Let’s face it; nobody likes to deal with an uncooperative lender, especially during the pre-foreclosure phase of a mortgage loan. Uncooperative lenders are the ones that fail to offer the assistance that they should, the ones who lie to their borrowers, the ones that fail to maintain possession of important financial information, and the ones that generally refuse to negotiate with borrowers.
Most people reading this list of uncooperative lender attributes will wonder what the benefits of dealing with this kind of lender could be. Well, despite what many may think, dealing with an uncooperative lender does have its benefits, but one has to be optimistic about their situation in order to understand those benefits.
In the event that a lender is uncooperative and refuses to work with the borrower, the borrower has every right to take their lender to court to force them to cooperate. When a borrower and lender go to court over a mortgage contract, the type of trial they take part in is called mortgage litigation. When a case goes to trial, the law offers certain protections to both parties.
When a mortgage contract goes to trial, the trial period creates a sort of time out for the lender. A lender is not allowed to pursue a foreclosure or even accept a monthly mortgage payment from their borrower so long as the case is pending the outcome of a mortgage litigation trial. That means that if a lender is refusing to negotiate or consistently refuses to provide assistance; their borrower can take them to court and put a freeze on any foreclosure actions. Once the freeze has been initiated, one of two things will generally happen:
–The lender decides that the freeze is not profitable and a settlement (or at least a negotiation) would be more beneficial…opening up the door for a more likely loan modification.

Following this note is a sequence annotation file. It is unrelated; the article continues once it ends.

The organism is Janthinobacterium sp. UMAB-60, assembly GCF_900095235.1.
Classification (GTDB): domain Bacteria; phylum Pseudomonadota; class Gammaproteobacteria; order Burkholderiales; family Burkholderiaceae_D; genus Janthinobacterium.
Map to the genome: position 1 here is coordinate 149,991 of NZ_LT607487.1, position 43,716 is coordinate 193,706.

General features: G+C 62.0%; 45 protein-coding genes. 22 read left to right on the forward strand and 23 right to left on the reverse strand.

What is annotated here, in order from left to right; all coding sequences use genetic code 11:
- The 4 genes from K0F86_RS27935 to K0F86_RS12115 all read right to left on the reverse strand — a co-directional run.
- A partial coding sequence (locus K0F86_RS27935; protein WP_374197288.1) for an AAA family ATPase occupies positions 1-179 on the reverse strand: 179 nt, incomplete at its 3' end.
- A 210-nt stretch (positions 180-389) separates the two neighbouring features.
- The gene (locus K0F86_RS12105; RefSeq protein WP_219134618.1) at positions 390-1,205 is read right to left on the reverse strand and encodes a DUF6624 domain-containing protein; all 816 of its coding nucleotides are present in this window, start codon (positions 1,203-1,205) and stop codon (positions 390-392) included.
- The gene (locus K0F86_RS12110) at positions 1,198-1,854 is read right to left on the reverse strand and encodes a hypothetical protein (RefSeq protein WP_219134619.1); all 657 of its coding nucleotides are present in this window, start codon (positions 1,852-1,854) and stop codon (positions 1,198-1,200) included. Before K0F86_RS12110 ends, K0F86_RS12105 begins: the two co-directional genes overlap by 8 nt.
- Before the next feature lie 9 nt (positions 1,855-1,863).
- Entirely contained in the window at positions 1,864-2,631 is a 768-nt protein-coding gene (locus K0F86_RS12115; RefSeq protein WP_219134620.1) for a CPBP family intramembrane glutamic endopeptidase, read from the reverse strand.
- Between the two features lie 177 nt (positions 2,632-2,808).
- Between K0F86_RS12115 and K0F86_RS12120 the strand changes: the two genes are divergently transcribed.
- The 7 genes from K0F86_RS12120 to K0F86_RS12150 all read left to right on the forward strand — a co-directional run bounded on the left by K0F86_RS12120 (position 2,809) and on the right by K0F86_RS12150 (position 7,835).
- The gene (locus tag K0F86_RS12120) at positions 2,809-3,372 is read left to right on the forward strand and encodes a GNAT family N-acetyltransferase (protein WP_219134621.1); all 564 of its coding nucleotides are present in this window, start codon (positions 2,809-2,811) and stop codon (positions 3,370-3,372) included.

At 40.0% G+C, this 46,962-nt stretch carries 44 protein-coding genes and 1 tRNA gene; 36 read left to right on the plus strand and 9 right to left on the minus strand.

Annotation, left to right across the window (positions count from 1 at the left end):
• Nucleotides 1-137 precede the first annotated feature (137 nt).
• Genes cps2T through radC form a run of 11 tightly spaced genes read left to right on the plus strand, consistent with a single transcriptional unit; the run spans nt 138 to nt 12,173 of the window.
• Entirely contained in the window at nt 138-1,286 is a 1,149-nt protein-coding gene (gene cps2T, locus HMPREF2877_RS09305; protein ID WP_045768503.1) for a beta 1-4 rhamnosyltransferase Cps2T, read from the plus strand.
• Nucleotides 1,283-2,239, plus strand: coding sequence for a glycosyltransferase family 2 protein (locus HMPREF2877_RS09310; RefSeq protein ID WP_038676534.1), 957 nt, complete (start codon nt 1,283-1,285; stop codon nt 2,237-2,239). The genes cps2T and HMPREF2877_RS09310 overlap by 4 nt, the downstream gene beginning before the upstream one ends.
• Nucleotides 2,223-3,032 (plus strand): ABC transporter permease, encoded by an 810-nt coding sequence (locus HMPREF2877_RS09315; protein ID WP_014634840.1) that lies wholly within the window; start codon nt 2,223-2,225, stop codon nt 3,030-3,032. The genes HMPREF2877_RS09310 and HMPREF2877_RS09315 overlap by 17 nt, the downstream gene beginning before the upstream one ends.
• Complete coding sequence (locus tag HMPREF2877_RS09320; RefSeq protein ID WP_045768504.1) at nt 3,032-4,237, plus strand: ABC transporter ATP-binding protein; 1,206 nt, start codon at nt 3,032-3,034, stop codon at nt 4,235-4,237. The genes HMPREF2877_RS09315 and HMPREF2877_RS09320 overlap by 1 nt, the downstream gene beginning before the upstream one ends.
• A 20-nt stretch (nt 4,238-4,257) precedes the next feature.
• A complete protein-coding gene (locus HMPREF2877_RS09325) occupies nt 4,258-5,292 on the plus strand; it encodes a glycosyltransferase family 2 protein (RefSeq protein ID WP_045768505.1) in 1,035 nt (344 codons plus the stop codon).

–The lender will call the borrower’s bluff and take the case to trial. If the borrower is acting on the advice of an attorney, then they stand a good chance of winning, especially if the borrower can provide evidence of predatory lending practices which are in part to blame for the borrower’s financial trouble. It is always best to get the advice of an attorney before going to trial because they will be able to assess the borrower’s odds of winning a case based on the evidence at hand and their own personal experiences.
Another good thing about uncooperative lenders is that they basically dig their own graves, so to speak, if the case goes to trial. Most judges won’t tolerate blatant violations of the law by lenders and if the lender has been so uncooperative as to force undue hardship on the borrower, the lender will have to provide an explanation for their actions in court. In some cases where lenders have acted with such disregard for the law and in violation of certain court orders, judges have been known to cancel entire mortgage debts, leaving the lender unable to purse a single red cent from the same borrower they were attempting to foreclose on. Granted, these cancellations of debt don’t happen every day, but in instances when they have, it was always the lender who acted uncooperatively. In these cases, dealing with an uncooperative lender actually benefitted the borrower by the time their case went to trial.